- Cheniere Energy, is the general partner of the MLP (and therefore will recieve a large distribution of cash flows), and also owns the Corpus Christi facility and Cheniere Marketing, which will sell any capacity at either facility not under contract on the spot market.
As you can see, there's a lot to understand about how to best invest in Cheniere Energy, which really only has one business: exporting LNG. The best way to consider the three investment vehicles is as follows: Cheniere Energy Partners LP -- the MLP -- is probably the best choice for income in a taxable account. The partnership isn't taxed at the income level -- since it's a partnership -- and the income is distributed to the partners where income tax is assessed.
If you'd like to invest in the income potential of the MLP, but in a tax-advantaged account like an IRA, Cheniere Energy Partners LP Holdings is the entity to choose. From the Cheniere Holdings website(emphasis mine):
Cheniere Holdings will fund Cheniere (Energy)'s early stage development projects and marketing activities and provide Cheniere with a lower-cost source of capital funding than other alternatives. Cheniere Holdings was formed to attract investors that desire to invest in Cheniere Partners without the tax and other complexities arising from the ownership of master limited partnership securities.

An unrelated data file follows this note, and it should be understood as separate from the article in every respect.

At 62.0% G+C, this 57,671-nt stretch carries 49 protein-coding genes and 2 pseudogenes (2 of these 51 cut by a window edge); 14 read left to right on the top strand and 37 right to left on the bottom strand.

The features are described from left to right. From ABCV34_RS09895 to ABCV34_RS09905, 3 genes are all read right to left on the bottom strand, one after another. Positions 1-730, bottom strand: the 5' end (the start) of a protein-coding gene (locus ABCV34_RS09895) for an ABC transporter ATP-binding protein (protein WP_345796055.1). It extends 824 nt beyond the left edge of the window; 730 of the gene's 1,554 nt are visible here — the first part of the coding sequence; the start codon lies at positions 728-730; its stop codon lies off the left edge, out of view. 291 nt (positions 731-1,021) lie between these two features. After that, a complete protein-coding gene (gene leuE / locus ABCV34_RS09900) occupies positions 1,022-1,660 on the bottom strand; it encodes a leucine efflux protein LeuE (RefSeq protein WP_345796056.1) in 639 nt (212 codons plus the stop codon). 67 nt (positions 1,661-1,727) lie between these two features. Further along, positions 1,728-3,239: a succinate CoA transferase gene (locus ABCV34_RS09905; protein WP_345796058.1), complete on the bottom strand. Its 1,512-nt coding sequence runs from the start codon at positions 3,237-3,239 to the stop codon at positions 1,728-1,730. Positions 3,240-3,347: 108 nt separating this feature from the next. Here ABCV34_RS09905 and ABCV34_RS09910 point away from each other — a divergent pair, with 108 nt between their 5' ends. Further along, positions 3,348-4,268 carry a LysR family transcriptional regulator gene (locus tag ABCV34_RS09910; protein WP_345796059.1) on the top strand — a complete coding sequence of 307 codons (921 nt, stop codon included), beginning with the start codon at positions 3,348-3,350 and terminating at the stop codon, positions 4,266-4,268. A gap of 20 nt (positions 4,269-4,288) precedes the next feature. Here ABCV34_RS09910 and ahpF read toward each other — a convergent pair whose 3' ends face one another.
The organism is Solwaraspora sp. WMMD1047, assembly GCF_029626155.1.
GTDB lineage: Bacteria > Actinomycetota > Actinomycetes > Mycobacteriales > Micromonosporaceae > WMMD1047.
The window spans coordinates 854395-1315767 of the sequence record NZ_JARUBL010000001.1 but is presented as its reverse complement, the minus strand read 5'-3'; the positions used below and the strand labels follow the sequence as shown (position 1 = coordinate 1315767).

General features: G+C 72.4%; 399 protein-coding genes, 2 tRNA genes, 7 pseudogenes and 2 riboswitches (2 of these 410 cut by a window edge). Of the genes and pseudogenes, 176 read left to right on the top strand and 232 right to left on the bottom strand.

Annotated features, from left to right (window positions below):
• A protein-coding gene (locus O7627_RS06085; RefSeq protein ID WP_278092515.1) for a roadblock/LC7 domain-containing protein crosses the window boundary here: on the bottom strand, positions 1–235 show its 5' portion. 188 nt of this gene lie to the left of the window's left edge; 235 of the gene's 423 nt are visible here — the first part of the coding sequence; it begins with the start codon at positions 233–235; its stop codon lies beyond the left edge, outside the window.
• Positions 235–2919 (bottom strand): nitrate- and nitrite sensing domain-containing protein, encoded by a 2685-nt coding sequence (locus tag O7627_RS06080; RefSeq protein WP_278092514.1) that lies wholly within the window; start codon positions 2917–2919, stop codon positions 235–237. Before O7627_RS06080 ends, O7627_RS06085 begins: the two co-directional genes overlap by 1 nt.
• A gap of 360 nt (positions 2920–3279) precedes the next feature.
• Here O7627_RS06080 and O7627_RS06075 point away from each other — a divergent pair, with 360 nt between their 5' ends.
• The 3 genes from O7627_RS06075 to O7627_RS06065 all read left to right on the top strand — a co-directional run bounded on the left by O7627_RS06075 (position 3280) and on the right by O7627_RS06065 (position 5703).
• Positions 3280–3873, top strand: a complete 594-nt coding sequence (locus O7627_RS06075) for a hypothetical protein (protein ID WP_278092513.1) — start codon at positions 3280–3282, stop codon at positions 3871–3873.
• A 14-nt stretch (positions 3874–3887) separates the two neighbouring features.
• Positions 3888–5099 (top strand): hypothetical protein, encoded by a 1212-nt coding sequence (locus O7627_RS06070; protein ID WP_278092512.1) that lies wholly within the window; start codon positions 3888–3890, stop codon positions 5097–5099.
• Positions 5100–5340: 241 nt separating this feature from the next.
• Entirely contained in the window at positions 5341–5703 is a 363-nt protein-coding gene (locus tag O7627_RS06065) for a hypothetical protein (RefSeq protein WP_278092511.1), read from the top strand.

As to the parent company, Cheniere Energy, an investment here will get you access to the income from the Sabine Pass terminal, paid by the MLP, while also exposing you to the potential upside of the Corpus Christi facility and Cheniere Marketing. However, it also would expose you to the downside of these two components if they don't perform. One could call this the "growth stock" option of the Cheniere family.
Final thoughts: Income or growth? Opportunity or predictability?
Cheniere Energy Partners looks like a nice income play, with significant predictability since so much of the Sabine Pass capacity is already under contract for the next two decades. However, the structure of the MLP -- and the use of debt to pay distributions for the next few years -- could limit how much -- and how soon -- income will be paid to shareholders of the other two entities. Consider this before investing in Cheniere Energy or Cheniere Partners Holdings.
GasLog is compelling because access to demand and capacity on both ends of the international LNG market offer optionality that Cheniere just won't have. Whether you're looking for income or growth, GasLog and GasLog Partners both contain some speculative risk; it will take some time for contract terms to firm up for new vessels over the next few years. However, the potential gains appear to be worth the risk.
Jason Hall and The Motley Fool have no position in any of the stocks mentioned. Try any of our Foolish newsletter services free for 30 days. We Fools don't all hold the same opinions, but we all believe that considering a diverse range of insights makes us better investors. The Motley Fool has a disclosure policy.